In The Man in the White Sharkskin Suit Ms. Lagnado—an investigative reporter at the Wall Street Journal—gives us a deeply affecting portrait of her family and its journey from wartime Cairo to the New World. Like Andre Aciman in his now classic memoir, Out of Egypt (1994), she conjures a vanished world with elegiac ardor and uncommon grace, and like Mr. Aciman she calculates the emotional costs of exile with an unsentimental but forgiving eye. This is not simply the story of a well-to-do family’s loss of its home, its privileges and its identity. It is a story about how exile indelibly shapes people’s views of the world, a story about the mathematics of familial love and the wages of memory and time.
Michiko Kakutani - New York Times
[T]he reality of the Lagnados' fate is so far from the triumphalism that Americans have come to expect from immigrant narratives—is one of many reasons to read this crushing, brilliant book.... In this book, she so effortlessly captures the characters in her family, and the Egyptian metropolis around them, that the reader may fail to notice the overwhelming research buttressing this story. But then you stumble upon a wonderfully vivid detail: the kind of stove used by her grandmother, what her mother was drinking when she met Leon, the exact menu of the elaborate meals served to a relative struck with pleurisy.
Alana Newhouse - New York Times Sunday Book Review
Lagnado, a reporter for the Wall Street Journal, wrote eloquently about her family's exodus from Cairo to New York, exposing an untold story of almost a million Jewish refugees forced to leave their homes and striking a chord with readers across the world.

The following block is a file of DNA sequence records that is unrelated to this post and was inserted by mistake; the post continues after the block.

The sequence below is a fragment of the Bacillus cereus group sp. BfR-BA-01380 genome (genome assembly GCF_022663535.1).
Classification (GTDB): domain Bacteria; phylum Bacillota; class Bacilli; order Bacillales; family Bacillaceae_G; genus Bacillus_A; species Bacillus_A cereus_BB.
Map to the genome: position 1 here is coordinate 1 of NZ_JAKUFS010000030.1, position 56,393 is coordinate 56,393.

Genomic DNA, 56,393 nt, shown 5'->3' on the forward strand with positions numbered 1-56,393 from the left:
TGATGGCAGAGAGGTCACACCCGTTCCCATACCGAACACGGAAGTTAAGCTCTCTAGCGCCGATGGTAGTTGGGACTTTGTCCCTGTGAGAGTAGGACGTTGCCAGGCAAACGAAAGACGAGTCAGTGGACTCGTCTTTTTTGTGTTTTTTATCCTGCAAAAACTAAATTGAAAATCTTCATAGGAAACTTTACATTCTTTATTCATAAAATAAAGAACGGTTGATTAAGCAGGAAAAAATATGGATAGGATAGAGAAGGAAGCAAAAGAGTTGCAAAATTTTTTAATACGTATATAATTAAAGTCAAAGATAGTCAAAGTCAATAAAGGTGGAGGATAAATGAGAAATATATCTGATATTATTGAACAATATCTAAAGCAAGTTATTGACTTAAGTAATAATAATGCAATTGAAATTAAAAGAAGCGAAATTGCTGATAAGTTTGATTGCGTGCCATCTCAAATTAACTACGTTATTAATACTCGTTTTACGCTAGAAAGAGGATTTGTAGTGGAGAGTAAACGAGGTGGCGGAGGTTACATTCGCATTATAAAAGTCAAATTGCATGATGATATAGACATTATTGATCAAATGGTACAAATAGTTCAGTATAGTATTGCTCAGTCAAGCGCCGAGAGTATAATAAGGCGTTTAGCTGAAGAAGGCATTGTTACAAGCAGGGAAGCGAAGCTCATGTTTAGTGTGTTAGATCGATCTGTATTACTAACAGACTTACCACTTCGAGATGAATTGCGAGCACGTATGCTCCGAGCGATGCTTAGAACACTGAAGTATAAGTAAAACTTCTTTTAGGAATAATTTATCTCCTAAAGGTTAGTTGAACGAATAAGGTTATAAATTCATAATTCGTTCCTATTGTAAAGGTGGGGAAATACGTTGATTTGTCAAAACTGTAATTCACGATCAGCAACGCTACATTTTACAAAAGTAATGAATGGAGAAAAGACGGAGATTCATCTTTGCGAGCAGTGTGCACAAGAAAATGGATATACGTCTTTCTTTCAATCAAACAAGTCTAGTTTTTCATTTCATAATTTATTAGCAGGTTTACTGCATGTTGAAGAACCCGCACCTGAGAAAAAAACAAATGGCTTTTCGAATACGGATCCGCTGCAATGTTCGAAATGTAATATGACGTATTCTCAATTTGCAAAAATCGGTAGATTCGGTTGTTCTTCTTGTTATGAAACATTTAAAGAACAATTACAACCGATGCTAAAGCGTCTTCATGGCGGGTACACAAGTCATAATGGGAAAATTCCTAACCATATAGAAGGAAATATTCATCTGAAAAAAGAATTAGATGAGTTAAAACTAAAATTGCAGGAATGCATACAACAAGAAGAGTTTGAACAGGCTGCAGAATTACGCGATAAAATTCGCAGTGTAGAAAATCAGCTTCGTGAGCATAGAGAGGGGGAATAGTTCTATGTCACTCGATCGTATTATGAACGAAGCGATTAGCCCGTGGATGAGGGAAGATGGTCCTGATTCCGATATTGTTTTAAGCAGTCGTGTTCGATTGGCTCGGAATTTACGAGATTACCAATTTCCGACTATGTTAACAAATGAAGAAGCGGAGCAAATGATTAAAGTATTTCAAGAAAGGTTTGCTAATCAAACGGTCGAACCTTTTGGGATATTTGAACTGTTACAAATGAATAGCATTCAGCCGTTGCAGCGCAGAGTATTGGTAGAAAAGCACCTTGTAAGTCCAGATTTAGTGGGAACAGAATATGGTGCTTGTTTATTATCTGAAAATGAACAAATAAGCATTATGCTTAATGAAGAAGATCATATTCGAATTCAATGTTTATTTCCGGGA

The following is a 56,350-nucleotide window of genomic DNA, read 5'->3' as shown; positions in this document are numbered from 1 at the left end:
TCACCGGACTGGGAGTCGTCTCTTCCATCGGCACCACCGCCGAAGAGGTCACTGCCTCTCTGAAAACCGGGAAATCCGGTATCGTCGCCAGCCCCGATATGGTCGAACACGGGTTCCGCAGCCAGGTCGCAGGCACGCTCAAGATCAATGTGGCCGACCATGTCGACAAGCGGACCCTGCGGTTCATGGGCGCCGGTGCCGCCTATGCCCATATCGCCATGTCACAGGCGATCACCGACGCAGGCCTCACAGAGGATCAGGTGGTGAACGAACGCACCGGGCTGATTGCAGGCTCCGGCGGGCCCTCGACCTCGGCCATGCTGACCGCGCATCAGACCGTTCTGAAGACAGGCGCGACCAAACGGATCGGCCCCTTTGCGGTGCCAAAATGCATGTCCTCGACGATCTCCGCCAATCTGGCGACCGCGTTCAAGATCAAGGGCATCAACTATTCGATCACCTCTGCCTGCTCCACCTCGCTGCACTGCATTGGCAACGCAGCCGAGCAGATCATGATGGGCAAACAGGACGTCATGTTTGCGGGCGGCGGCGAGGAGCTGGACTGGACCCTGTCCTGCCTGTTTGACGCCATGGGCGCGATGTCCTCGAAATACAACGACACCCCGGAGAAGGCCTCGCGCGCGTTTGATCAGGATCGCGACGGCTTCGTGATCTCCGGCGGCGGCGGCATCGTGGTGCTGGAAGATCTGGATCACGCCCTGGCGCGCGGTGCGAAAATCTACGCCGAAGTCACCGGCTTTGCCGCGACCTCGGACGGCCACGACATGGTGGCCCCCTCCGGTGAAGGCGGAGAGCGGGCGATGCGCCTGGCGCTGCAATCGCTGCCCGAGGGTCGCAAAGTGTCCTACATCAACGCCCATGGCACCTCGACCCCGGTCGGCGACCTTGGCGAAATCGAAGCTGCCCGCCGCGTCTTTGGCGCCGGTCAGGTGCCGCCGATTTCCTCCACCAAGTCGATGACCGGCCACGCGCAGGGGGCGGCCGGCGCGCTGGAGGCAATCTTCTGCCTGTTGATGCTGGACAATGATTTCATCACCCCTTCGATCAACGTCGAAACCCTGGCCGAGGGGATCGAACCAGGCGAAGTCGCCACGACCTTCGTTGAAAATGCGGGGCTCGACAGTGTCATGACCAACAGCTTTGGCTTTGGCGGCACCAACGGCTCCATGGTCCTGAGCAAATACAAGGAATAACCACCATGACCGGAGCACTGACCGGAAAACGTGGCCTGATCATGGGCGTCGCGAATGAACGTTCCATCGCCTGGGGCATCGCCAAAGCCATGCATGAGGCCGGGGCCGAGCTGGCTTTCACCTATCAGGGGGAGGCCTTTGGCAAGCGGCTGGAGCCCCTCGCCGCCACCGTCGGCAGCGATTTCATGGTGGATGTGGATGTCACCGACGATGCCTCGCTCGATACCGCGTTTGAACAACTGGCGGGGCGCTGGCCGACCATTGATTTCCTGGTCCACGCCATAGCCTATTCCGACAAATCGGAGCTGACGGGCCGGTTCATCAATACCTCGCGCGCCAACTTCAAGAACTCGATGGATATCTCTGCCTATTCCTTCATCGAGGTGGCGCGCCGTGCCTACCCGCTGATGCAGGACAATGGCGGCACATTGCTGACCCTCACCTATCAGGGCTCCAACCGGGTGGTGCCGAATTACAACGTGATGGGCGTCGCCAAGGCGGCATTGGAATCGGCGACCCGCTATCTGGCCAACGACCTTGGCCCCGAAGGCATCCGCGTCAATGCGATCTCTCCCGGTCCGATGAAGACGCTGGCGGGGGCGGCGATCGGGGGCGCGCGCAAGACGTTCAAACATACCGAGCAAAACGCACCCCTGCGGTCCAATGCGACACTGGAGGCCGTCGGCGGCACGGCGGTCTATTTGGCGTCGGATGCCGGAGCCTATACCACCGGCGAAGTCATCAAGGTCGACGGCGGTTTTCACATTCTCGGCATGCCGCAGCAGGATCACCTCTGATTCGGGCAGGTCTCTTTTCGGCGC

Connie Ogle - Miami Herald
This memoir of an Egyptian Jewish family’s gradual ruin is told without melodrama by its youngest survivor, now a reporter at the Wall Street Journal. Lagnado’s story hinges on her father, "the Captain," who cut a dashing figure in mid-century Cairo.... [When] the family escapes to Paris and then Brooklyn... Lagnado’s father fades, but he never loses his air of chivalry.
The strength of this memoir is in the writer's prose, at once graceful and powerful. Reporting on her father with the awe of a child and the wisdom of a grown-up, she manages to make the reader understand his charm and foibles and her love for him, and to feel his loss deeply. She also captures her extended family and the complexities of their lives and longings with depth and compassion. She joins memoirists Andre Aciman (Out of Egypt) and Gini Alhadeff (The Sun at Midday) in writing lyrical, personal books that are important documents of communities that have been extinguished.
Sandee Brawarksy - Jewish Week
We have a writer who looks at old Egypt from a unique point of view that combines the insiderishness and deeply felt insights of the native with the hard-edged realism of the probing, intelligent outsider...It is the splendid achievement of The Man in the White Sharkskin Suit that it does not stop at being the loving evocation of a family that it indubitably is. Ms. Lagnado has also given us a timely and important reminder about the unwillingness of Arab nationalism to tolerate non-Arab communities.
Lagnado's captivating account of her family's life in cosmopolitan Cairo and painful relocation to America centers on her beloved father.... In Lagnado's accomplished hands, this personal account illuminates its places and times, providing indelible individual portraits and illustrating the difficulty of assimilation. An exceptional memoir. —Leber, Michel
Bittersweet memoir unveils a nearly forgotten era of Jewish-Muslim affinity in the streets of Egypt's capital.... The author documents her almost fairy-tale upbringing in a Syrian family that fled to Egypt at the turn of the 20th century.... Nostalgic but objectively tempered portrait of a family at the heart of social and cultural upheaval.
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